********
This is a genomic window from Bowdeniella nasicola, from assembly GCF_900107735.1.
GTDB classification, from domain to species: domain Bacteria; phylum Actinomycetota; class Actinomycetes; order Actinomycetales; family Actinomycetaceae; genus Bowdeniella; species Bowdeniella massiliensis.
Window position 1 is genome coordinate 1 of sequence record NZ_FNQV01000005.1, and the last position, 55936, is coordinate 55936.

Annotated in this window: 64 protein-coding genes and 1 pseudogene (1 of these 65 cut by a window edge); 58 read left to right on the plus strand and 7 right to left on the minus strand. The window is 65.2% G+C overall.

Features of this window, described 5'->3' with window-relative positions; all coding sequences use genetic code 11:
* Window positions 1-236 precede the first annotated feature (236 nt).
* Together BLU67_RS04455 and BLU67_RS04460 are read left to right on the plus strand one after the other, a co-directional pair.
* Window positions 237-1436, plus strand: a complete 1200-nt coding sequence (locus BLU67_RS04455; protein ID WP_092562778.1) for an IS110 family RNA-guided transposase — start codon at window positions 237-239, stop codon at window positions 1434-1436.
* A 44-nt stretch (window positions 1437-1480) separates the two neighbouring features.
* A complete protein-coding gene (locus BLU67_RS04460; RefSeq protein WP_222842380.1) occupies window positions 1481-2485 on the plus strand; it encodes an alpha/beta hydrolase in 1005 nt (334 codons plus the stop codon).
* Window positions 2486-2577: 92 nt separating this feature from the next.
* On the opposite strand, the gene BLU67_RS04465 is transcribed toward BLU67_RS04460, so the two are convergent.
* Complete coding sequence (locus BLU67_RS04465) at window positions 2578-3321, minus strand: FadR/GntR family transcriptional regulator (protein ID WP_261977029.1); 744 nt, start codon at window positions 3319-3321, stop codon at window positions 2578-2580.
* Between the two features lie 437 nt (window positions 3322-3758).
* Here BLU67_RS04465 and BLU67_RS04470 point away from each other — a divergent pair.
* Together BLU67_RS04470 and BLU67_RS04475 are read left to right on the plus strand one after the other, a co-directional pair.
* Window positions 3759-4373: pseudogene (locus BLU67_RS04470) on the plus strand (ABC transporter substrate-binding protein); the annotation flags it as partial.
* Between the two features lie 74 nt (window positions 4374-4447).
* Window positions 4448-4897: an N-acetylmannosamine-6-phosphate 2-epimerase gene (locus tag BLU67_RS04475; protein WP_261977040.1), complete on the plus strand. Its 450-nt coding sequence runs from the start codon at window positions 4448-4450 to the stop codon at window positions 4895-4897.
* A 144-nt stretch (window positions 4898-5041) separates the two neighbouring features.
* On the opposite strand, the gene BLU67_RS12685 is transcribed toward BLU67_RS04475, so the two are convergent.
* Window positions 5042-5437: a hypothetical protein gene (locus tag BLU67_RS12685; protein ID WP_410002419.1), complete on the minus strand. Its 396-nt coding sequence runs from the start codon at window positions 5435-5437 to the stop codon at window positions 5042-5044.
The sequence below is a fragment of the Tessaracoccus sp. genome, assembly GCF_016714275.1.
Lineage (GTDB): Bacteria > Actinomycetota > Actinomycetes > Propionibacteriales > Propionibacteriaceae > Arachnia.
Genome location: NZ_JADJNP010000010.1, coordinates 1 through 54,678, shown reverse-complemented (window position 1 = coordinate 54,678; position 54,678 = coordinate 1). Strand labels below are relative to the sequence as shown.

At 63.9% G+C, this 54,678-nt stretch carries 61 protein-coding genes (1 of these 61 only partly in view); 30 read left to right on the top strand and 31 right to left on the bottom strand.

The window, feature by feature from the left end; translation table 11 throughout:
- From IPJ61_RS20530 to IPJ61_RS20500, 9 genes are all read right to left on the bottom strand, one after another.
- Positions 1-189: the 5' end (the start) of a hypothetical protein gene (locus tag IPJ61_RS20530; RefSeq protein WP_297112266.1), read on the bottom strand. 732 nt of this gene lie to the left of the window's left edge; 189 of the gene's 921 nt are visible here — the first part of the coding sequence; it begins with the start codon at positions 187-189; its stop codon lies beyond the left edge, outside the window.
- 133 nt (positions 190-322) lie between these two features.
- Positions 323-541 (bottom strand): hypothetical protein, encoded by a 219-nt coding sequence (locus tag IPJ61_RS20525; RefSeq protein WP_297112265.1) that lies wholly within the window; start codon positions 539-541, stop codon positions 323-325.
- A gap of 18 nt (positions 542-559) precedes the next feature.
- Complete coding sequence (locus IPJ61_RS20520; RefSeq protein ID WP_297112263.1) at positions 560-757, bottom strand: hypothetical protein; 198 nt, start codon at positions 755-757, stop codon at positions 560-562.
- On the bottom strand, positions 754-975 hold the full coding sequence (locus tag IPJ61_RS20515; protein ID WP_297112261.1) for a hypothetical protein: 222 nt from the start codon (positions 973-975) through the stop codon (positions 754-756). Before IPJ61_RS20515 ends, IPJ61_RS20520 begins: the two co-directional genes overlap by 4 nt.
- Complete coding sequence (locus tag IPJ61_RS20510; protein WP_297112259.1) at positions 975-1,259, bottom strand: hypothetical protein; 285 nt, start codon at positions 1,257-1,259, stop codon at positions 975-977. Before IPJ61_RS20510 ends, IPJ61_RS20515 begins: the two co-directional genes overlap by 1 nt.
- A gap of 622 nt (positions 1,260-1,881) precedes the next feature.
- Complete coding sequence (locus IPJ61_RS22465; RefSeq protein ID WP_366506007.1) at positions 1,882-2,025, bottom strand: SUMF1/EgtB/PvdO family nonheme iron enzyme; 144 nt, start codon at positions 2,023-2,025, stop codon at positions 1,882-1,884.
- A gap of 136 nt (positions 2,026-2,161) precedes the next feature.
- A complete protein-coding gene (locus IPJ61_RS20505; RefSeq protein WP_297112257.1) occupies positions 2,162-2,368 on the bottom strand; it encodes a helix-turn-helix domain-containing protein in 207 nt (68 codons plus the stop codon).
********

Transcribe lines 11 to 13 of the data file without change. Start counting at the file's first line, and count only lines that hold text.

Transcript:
* Window positions 2486-2577: 92 nt separating this feature from the next.
* On the opposite strand, the gene BLU67_RS04465 is transcribed toward BLU67_RS04460, so the two are convergent.
* Complete coding sequence (locus BLU67_RS04465) at window positions 2578-3321, minus strand: FadR/GntR family transcriptional regulator (protein ID WP_261977029.1); 744 nt, start codon at window positions 3319-3321, stop codon at window positions 2578-2580.